(Sacramento, CA) – Small nonfarm businesses in the following counties are now eligible to apply for low‑interest federal disaster loans from the U.S. Small Business Administration. These loans offset economic losses because of reduced revenues caused by drought that occurred in the following primary counties in Missouri, announced Director Tanya N. Garfield of SBA’s Disaster Field Operations Center-West.
|Incident Type||Incident Date||Deadline|
|17551||Carter, Howell, Oregon, Ozark, Ripley and Shannon||Butler, Dent, Douglas, Reynolds, Taney, Texas and Wayne in Missouri;
Baxter, Clay, Fulton, Marion, Randolph and Sharp in Arkansas
|Drought||Beginning July 19, 2022||3/27/23|
|17557||Barry, Barton, Butler, Cedar, Christian, Dade, Dallas, Douglas, Greene, Hickory, Jasper, Laclede,
Lawrence, McDonald, Newton, Polk, Saint Clair, Stone, Taney, Vernon, Webster and Wright
|Bates, Benton, Camden, Carter, Dunklin, Henry, Howell, Ozark, Pulaski, Ripley, Stoddard, Texas and Wayne in Missouri;
Benton, Boone, Carroll, Clay and Marion in Arkansas;
Bourbon, Cherokee, Crawford and Linn in Kansas;
Delaware and Ottawa in Oklahoma
|Drought||Beginning July 26, 2022||4/03/23|
“SBA eligibility covers both the economic impacts on businesses dependent on farmers and ranchers that have suffered agricultural production losses caused by the disasters and businesses directly impacted by the disasters,” Garfield said.
Small nonfarm businesses, small agricultural cooperatives, small businesses engaged in aquaculture and most private nonprofit organizations of any size may qualify for Economic Injury Disaster Loans of up to $2 million to help meet financial obligations and operating expenses which could have been met had the disasters not occurred.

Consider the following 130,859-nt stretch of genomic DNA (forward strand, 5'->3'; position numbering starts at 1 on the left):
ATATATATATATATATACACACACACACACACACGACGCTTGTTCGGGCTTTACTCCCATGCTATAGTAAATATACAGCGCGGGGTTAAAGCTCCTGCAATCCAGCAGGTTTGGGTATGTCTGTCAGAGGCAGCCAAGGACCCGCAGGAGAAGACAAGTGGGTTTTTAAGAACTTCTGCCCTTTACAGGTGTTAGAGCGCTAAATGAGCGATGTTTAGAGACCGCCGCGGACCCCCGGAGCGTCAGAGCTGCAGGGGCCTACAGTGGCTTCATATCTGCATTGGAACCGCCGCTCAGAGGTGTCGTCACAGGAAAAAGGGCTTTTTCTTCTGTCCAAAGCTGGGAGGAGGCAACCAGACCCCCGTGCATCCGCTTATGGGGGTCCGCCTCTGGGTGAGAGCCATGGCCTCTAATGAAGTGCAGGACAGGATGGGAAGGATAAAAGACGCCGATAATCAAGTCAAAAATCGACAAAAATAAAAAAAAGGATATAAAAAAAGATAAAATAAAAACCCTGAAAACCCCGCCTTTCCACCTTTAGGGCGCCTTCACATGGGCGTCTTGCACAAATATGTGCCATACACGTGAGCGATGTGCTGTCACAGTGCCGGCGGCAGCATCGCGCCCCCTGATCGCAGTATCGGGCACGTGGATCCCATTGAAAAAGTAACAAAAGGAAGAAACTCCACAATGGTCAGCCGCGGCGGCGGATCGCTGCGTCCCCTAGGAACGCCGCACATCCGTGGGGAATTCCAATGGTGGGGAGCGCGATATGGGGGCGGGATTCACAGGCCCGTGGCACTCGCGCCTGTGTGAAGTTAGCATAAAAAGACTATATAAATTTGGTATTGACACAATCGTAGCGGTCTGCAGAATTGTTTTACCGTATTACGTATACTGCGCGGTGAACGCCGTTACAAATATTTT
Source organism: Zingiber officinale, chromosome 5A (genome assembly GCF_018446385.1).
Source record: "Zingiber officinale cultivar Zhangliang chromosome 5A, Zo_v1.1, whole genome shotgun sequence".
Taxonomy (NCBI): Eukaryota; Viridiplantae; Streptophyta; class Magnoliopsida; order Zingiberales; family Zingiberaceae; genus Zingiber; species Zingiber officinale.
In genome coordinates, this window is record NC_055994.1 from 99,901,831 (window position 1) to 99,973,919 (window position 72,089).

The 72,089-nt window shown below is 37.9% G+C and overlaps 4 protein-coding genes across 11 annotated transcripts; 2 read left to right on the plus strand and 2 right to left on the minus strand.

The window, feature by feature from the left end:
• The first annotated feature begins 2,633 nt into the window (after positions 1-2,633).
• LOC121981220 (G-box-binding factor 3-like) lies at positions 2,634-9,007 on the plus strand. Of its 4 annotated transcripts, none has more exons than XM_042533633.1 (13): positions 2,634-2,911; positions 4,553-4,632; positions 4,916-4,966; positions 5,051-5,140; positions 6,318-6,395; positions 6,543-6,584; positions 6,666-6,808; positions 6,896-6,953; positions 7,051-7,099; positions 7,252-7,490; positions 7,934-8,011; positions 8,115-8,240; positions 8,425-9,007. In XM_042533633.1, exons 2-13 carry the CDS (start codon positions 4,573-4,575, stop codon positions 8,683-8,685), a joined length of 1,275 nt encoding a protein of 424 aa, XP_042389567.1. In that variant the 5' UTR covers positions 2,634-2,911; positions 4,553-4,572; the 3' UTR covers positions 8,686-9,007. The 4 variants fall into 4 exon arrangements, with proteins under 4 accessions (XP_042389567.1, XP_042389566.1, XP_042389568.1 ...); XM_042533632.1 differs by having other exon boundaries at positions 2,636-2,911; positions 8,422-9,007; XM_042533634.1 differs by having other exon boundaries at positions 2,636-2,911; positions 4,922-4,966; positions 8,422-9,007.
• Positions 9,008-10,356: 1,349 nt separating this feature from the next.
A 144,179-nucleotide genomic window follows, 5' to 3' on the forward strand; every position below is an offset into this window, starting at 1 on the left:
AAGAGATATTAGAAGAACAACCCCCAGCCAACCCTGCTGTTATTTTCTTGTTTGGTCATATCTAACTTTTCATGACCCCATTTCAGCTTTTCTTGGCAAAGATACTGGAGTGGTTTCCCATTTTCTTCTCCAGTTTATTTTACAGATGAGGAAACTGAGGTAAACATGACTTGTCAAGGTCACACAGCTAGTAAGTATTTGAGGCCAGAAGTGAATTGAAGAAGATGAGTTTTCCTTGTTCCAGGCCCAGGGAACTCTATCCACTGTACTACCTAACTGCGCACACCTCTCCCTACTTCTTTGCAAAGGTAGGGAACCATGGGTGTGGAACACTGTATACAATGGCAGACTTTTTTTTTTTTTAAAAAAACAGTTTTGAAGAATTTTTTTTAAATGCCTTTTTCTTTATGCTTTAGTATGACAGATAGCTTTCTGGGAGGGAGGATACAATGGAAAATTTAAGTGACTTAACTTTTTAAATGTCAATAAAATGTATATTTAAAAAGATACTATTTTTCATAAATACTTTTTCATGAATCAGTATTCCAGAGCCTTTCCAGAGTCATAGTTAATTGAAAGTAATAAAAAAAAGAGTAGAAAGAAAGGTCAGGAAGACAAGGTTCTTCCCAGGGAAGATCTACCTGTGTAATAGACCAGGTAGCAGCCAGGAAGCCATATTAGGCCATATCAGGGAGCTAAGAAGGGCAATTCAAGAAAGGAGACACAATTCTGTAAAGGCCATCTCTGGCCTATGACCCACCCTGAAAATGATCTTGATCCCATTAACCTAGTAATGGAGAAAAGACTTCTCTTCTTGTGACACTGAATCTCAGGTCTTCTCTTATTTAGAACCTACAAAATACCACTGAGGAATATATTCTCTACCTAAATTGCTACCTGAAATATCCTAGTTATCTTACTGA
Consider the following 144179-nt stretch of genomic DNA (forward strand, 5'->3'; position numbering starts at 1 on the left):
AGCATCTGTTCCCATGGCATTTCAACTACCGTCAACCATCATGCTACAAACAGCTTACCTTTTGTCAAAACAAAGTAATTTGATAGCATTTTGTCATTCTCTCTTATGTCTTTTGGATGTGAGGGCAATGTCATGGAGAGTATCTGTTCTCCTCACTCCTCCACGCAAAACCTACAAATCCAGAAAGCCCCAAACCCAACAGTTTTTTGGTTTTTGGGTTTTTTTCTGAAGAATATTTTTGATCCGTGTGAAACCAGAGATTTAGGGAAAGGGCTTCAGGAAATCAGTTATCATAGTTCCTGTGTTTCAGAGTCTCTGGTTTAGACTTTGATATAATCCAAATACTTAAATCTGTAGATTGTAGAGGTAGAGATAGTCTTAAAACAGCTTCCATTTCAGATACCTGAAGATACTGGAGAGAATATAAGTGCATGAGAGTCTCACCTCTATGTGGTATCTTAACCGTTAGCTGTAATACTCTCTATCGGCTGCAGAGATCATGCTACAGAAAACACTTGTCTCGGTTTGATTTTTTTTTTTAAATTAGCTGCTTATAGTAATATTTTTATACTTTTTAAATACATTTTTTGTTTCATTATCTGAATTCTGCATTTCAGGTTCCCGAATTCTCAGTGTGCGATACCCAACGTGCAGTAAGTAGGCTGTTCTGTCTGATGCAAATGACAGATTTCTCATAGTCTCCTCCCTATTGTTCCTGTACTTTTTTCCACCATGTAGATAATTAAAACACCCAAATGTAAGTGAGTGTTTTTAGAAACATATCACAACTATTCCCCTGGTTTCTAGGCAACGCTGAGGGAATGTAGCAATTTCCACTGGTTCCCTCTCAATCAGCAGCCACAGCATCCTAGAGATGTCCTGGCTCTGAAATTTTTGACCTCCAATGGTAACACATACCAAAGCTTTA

“Eligibility for these loans is based on the financial impact of the disasters only and not on any actual property damage. These loans have an interest rate as low as 2.935 percent for businesses and 1.875 percent for private nonprofit organizations, a maximum term of 30 years, and are available to small businesses and most private nonprofits without the financial ability to offset the adverse impact without hardship,” Garfield said.
By law, SBA makes economic injury available when the U.S. Secretary of Agriculture designates an agricultural disaster. The Secretary declared declaration 17551 on July 25, 2022; and declaration 17557 on Aug. 1, 2022.
Businesses primarily engaged in farming or ranching are not eligible for SBA disaster assistance. Agricultural enterprises should contact the Farm Services Agency about the U.S. Department of Agriculture assistance made available by the Secretary’s declaration. However, in drought disasters nurseries are eligible for SBA disaster assistance.
Applicants may apply online, receive additional disaster assistance information and download applications here. Applicants may also call SBA’s Customer Service Center at 800.659.2955 or email email@example.com for more information on SBA disaster assistance. For people who are deaf, hard of hearing, or have a speech disability, please dial 7-1-1 to access telecommunications relay services. Completed applications should be mailed to U.S. Small Business Administration, Processing and Disbursement Center, 14925 Kingsport Road, Fort Worth, Texas 76155.
About the U.S. Small Business Administration
The U.S. Small Business Administration helps power the American dream of business ownership. As the only go-to resource and voice for small businesses backed by the strength of the federal government, the SBA empowers entrepreneurs and small business owners with the resources and support they need to start, grow, expand their businesses, or recover from a declared disaster. It delivers services through an extensive network of SBA field offices and partnerships with public and private organizations. To learn more, visit www.sba.gov.
Mark W. Randle
U.S. Small Business Administration
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